That Epic Meteor Outburst Tonight May Be a Bust, NASA Scientist Says

This map from Sky & Telescope shows the sky facing southeast from Philadelphia at 11:50 p.m. EST on Nov. 21, when the rare Alpha Monocerotid meteor shower will have a very brief outburst. Two Alpha Monocerotid radiants are marked, 1985 and 1995.
This map from Sky & Telescope shows the sky facing southeast from Philadelphia at 11:50 p.m. EST on Nov. 21, when the rare Alpha Monocerotid meteor shower will have a very brief outburst. Two Alpha Monocerotid radiants are marked, 1985 and 1995. (Image credit: Sky & Telescope)

Researchers have predicted that tonight (Nov. 21), an ultrabright meteor outburst might speckle the sky with a dazzling performance. But a NASA scientist is pretty sure that you won't see anything spectacular in the sky tonight. 

Researchers Peter Jenniskens and Esko Lyytinen have predicted that, beginning at around 11:50 pm EST (0350 GMT) tonight, the rate of meteors falling per hour in the night sky could be as high as 400 to 1,000. But, while people are getting excited about the prediction, Bill Cooke, who leads NASA's Meteoroid Environment Office, said in a recent blog post,  "I now think there is a pretty good chance there may be no outburst at all. And even if there is, it won’t be as impressive as many think."

The meteor spectacle that Jenniskens and Lyytinen predict will dazzle tonight is an outburst of the alpha Monocerotid meteor shower (AMOs). According to the two researchers, based on the history of this meteor shower, which resulted in outbursts in years that included 1925, 1935 and 1995, the AMOs are created by a long period comet that orbits the sun every 500 years, Cooke explained in his post. If this is right, Earth will pass through the center of the meteor stream, resulting in an eventful shower in the sky. 

Related: Meteor Storms: How Supersized 'Shooting Star' Displays Work 

If the rates per hour are similar to the outburst in 1995, this is how many meteors people will see during tonight's meteor outburst in the U.S.  (Image credit: NASA)

"However," Cooke said, "the intensity of the outburst is very dependent on the size of the parent comet’s orbit. If it is much smaller, or larger, the distance from the stream center will be bigger, and there will not be any sky show, just the normal AMOs, puttering along with their normal rate of 3 or so meteors per hour. And since we have not yet discovered this mysterious parent comet, who knows how close the estimate of the orbit is to the actual?" 

According to some old research that Cooke dug up on the 1925 and 1935 outbursts, they were short and had "a fair number of meteors," he said in his blog. Based on these old observations, it seems that there could have been about 100 meteors over 40 minutes in earlier instances of this meteor outburst. While that rate is still consistent with a meteor shower, it's not nearly the spectacular sight that the predicted 1,000 meteors per hour would be.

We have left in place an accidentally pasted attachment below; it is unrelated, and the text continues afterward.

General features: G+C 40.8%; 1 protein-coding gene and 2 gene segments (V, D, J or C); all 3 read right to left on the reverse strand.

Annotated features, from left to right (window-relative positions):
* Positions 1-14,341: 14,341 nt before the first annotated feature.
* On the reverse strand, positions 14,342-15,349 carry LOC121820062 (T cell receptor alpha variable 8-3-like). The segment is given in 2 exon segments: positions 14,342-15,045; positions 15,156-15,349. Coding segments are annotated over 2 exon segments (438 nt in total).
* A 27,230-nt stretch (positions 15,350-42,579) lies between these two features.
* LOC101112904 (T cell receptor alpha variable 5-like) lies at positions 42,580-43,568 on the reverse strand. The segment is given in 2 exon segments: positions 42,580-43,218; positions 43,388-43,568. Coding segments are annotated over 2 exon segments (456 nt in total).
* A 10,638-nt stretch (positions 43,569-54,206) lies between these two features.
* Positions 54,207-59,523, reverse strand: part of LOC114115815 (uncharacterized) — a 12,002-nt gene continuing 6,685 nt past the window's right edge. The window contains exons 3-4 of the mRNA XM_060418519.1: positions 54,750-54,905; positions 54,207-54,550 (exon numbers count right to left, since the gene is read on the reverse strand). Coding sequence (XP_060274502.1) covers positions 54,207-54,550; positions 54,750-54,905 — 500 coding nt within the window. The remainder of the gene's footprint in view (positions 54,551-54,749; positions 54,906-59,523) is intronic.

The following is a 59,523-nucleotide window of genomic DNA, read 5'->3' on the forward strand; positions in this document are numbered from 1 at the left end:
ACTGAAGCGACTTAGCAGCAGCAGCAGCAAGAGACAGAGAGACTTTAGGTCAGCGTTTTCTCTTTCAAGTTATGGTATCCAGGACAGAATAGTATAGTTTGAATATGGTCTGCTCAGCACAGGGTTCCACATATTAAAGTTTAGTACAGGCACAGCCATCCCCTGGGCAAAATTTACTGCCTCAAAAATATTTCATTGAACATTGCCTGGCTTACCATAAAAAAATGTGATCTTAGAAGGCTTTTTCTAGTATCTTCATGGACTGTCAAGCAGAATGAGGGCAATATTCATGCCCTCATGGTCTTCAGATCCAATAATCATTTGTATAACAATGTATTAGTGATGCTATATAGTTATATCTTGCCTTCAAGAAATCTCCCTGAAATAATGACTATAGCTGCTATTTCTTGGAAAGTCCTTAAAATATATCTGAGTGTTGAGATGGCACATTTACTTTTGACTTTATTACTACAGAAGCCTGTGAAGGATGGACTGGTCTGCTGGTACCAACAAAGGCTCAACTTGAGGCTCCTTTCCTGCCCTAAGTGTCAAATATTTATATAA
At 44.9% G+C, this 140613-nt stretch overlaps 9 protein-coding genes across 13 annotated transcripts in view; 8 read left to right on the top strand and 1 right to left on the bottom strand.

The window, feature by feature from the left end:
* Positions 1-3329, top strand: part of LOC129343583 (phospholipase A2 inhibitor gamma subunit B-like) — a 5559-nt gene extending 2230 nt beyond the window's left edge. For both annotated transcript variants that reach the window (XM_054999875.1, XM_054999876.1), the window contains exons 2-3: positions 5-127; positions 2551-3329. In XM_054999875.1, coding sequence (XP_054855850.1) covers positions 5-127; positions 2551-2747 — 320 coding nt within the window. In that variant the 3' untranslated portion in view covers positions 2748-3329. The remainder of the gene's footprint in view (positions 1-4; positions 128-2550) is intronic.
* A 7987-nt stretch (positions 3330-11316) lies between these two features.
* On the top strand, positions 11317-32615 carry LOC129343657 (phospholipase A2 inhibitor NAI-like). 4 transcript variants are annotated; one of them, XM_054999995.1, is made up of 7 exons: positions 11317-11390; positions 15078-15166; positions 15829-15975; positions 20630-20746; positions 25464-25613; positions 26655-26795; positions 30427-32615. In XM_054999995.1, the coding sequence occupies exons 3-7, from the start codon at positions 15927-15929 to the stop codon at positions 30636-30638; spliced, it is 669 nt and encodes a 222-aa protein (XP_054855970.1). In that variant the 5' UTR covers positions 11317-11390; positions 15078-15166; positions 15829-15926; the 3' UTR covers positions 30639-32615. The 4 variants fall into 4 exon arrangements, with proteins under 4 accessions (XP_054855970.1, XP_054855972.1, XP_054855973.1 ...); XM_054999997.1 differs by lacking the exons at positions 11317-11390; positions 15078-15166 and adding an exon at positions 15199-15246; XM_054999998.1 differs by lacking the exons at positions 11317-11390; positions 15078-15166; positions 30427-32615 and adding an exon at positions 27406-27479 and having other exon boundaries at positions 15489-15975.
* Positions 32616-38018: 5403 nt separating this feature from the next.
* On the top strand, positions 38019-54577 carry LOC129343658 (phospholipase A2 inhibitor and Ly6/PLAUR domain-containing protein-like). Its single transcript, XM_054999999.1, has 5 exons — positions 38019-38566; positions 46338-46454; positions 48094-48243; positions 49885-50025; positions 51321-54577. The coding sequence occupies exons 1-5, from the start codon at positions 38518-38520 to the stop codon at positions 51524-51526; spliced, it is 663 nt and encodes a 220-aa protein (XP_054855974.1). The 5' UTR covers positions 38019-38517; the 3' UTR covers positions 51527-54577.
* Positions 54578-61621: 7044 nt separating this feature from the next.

Cooke goes on, detailing the observations made during AMO outbursts within the last century, and how past observations might indicate that tonight's shower might be small. He added that, for skywatchers on the west coast, they won't see the meteor outburst, even if their skies are clear and their friends on the East coast are getting a cosmic show. 

Now, as you read through the meteor deep-dive he does in his blog and try to decide how likely you think tonight's cosmic event might be, remember that Cooke thinks that, whatever appears in the sky tonight, it will certainly still be worth it to go outside to watch. 

"Even if there is no outburst, it doesn’t hurt to get out under the stars for a bit," he said. The possibility of a shower is "a good reason to step outside Thursday night, because the cool thing is that if an outburst does occur, we will have a pretty good idea of the orbit of this comet – not from observing the comet with telescopes, but by counting its debris as they burn up in our atmosphere."

Follow Chelsea Gohd on Twitter @chelsea_gohd. Follow us on Twitter @Spacedotcom and on Facebook.

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Chelsea Gohd
Senior Writer

Chelsea “Foxanne” Gohd joined in 2018 and is now a Senior Writer, writing about everything from climate change to planetary science and human spaceflight in both articles and on-camera in videos. With a degree in Public Health and biological sciences, Chelsea has written and worked for institutions including the American Museum of Natural History, Scientific American, Discover Magazine Blog, Astronomy Magazine and Live Science. When not writing, editing or filming something space-y, Chelsea "Foxanne" Gohd is writing music and performing as Foxanne, even launching a song to space in 2021 with Inspiration4. You can follow her on Twitter @chelsea_gohd and @foxannemusic.

  • Jan Steinman
    I got exactly one meteor!
  • thiagolr
    I saw 14! Two of them very bright, one of them very long and the rest were dim and short!
  • rod
    Zero for me, clouds and overcast skies with rain coming.
  • andrew
    Just seen, 15 minutes ago, a very fast single green flash through the night sky here in Dawesville, south of Perth Australia. My first ever sighting